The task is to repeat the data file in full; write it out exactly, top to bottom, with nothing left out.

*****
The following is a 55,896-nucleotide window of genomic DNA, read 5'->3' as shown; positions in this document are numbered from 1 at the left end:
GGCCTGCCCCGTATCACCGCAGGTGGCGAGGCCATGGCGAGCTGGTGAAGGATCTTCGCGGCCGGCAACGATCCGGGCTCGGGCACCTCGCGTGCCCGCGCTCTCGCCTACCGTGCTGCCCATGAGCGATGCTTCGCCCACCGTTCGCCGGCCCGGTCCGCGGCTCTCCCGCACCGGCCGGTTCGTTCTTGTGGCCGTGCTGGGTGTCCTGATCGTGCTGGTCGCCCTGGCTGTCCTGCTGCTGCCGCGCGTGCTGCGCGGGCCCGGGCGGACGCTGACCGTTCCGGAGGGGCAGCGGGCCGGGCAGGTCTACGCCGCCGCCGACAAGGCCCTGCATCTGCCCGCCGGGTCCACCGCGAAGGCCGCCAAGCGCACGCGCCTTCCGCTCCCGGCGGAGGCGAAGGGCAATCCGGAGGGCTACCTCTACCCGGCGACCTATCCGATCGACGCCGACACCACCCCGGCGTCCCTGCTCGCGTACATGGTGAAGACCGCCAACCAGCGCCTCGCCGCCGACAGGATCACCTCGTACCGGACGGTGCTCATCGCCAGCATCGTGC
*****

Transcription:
The following is a 55,896-nucleotide window of genomic DNA, read 5'->3' as shown; positions in this document are numbered from 1 at the left end:
GGCCTGCCCCGTATCACCGCAGGTGGCGAGGCCATGGCGAGCTGGTGAAGGATCTTCGCGGCCGGCAACGATCCGGGCTCGGGCACCTCGCGTGCCCGCGCTCTCGCCTACCGTGCTGCCCATGAGCGATGCTTCGCCCACCGTTCGCCGGCCCGGTCCGCGGCTCTCCCGCACCGGCCGGTTCGTTCTTGTGGCCGTGCTGGGTGTCCTGATCGTGCTGGTCGCCCTGGCTGTCCTGCTGCTGCCGCGCGTGCTGCGCGGGCCCGGGCGGACGCTGACCGTTCCGGAGGGGCAGCGGGCCGGGCAGGTCTACGCCGCCGCCGACAAGGCCCTGCATCTGCCCGCCGGGTCCACCGCGAAGGCCGCCAAGCGCACGCGCCTTCCGCTCCCGGCGGAGGCGAAGGGCAATCCGGAGGGCTACCTCTACCCGGCGACCTATCCGATCGACGCCGACACCACCCCGGCGTCCCTGCTCGCGTACATGGTGAAGACCGCCAACCAGCGCCTCGCCGCCGACAGGATCACCTCGTACCGGACGGTGCTCATCGCCAGCATCGTGC